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Strategic Pricing For Start Ups (ProdCamp NYC)
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A short version of my talk on thinking through software pricing from the customer's POV, especially for B2B or IT audiences. How do we quantify value/benefits? Trade-offs between commitments and ...

A short version of my talk on thinking through software pricing from the customer's POV, especially for B2B or IT audiences. How do we quantify value/benefits? Trade-offs between commitments and pricing. Plus two real-life examples we worked through live with the Product Camp NYC attendees.

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  • Be honest and humble. Most startups breathe their own smoke.

Strategic Pricing For Start Ups (ProdCamp NYC) Presentation Transcript

  • 1. Strategic Pricing for Start-ups, New Products and Innovations
    Rich Mironov, CMO, Enthiosys
    Product Camp NYC
    July 18, 2009
  • 2. Agenda
    Introductions
    Basics and theory
    Thought experiments
    Quick case study
  • 3. An Unapologetic Product Guy
    CMO at Enthiosys, agile product mgmt consultancy
    Business models/pricing, roadmaps
    Innovation Games® and customer needs
    Agile transformation, interim PM executive
    Repeat offender at software prod mgmt
    Tandem, Sybase, four start-ups
    Chair, Agile 2009 PM/PO track
    Founded first P-Camp
    “The Art of Product Management”
  • 4. “Pricing is almost never about the number. It’s about the model.”
  • 5. Bottoms-Up or Top-Down?
    We’ll be focused on market pricing (bottoms-up)
    “What the market will bear?”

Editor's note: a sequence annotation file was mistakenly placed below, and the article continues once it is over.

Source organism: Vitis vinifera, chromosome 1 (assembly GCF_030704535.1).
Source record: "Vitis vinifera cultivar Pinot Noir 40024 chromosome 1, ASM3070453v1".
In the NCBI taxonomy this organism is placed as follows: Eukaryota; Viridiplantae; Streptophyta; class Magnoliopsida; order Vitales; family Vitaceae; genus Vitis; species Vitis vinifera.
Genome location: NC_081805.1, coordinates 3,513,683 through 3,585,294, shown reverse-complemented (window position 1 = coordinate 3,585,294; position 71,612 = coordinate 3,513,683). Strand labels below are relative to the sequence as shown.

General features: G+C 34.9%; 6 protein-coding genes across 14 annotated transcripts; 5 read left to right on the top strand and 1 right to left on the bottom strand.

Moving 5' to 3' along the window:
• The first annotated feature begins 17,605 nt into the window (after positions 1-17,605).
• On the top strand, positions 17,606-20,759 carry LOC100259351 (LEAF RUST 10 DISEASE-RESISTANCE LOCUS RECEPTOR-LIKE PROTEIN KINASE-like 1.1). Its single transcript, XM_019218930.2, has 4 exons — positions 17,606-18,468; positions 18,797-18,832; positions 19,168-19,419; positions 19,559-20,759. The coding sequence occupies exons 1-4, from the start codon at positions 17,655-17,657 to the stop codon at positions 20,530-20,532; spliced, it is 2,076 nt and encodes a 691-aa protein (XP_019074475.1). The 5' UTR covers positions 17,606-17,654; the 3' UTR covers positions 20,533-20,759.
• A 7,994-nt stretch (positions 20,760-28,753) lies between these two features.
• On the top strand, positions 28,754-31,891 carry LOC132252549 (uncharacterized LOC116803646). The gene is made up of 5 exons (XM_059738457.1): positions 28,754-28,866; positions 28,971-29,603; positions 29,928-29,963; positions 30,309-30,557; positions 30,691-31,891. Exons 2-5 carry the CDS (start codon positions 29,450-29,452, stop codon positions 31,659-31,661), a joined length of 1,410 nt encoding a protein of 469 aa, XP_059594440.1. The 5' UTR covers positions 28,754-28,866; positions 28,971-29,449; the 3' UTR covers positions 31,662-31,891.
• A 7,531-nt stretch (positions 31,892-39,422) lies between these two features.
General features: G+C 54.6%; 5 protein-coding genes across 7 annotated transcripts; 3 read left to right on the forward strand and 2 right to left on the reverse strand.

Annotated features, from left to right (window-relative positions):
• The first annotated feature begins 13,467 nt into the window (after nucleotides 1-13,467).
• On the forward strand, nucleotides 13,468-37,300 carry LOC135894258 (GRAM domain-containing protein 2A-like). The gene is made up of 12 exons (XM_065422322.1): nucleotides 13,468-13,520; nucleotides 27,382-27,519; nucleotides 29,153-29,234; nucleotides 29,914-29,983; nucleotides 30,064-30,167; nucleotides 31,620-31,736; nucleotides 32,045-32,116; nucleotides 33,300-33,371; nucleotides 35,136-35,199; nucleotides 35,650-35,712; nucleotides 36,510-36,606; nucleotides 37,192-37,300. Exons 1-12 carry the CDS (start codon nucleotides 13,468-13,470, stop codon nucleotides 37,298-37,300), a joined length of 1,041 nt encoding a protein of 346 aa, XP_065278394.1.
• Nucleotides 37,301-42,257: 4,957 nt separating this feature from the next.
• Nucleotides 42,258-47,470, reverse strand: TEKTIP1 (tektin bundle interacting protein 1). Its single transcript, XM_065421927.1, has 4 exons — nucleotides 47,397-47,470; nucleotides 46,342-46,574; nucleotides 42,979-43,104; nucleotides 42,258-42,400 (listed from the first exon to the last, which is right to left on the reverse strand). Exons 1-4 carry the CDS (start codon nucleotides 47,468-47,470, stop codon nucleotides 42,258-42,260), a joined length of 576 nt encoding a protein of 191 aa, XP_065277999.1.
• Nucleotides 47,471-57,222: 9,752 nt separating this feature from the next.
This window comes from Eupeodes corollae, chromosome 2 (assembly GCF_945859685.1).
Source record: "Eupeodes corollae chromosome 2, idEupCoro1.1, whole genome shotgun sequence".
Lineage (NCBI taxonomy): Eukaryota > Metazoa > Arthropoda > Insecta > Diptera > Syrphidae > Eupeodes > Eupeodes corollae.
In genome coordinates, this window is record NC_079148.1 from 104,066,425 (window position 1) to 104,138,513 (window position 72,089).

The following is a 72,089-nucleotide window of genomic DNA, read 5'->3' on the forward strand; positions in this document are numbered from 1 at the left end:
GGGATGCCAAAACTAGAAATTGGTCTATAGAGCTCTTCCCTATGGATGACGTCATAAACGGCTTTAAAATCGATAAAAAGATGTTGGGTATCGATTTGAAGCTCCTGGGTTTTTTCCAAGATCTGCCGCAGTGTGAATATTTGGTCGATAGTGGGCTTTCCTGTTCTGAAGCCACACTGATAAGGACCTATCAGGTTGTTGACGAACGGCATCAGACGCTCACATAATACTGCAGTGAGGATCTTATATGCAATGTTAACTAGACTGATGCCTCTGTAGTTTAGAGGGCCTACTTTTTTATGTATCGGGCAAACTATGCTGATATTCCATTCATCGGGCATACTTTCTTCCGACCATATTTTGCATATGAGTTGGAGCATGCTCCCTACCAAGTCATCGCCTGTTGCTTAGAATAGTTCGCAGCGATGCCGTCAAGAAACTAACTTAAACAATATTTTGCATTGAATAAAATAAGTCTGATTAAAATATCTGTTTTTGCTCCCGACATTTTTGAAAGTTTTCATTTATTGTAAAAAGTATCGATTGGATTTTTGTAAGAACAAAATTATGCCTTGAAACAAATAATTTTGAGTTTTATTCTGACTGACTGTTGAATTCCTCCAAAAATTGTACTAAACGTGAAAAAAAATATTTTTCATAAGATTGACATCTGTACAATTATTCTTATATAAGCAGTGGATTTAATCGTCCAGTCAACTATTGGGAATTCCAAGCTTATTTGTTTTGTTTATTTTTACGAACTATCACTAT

Considering pricing models and specific prices
    Companies also need top-down
    Justifying R&D investments, projecting revenue
    “We need higher prices to hit break-even sooner”
    Iterative
    Intersection of market, business model, costs…
  • 6. Where Does Pricing Fit?
    Price is rarely the headline
    Part of the business model
    How do we make money? Revenue/profit forecasts
    Supports core value proposition
    “Our product/service saves you $$$$…
    …and we want 15% of the savings.”
    Often an obstacle to buying
    Too complex
    Much too high (sticker shock) or too low (desperate)
    Free (no reason to trade up)
    Wrong value exchange model
  • 7. Company Approaches
    Big companies that do serious pricing analysis
    General Mills, Goldman Sachs, United Airlines, Toyota
    Startups built on a pricing strategy
    SalesForce.com, NetFlix, ZipCar
    Companies that don’t handle pricing strategically
    Nearly everyone else
  • 8. New and Mature Markets
    Outside threats, late- comers
    Compete on price and features
    Mature markets
    Let 1000 Flowers Bloom
    New markets
    New pricing models
    Dominant pricingmodel
  • 9. Pricing Your Start-Up
    Why will customers buy?
    Make more money, save money…
    What’s the natural unit of exchange?
    How do they derive value? What does the competition do?
    Can you split off a profitable segment?
    What’s your business model?
    Recurring software revenue, professional services..
    Test, trial-close, get your hands dirty
  • 10. Think Like a Customer
    Customers buy products to…
    Make money, save money, reduce risk
    Promote themselves, feel important…
    How do they describe value?
    Quantify it for them
    Prospects don’t have the time to do your homework
    Assume you can capture a fraction of value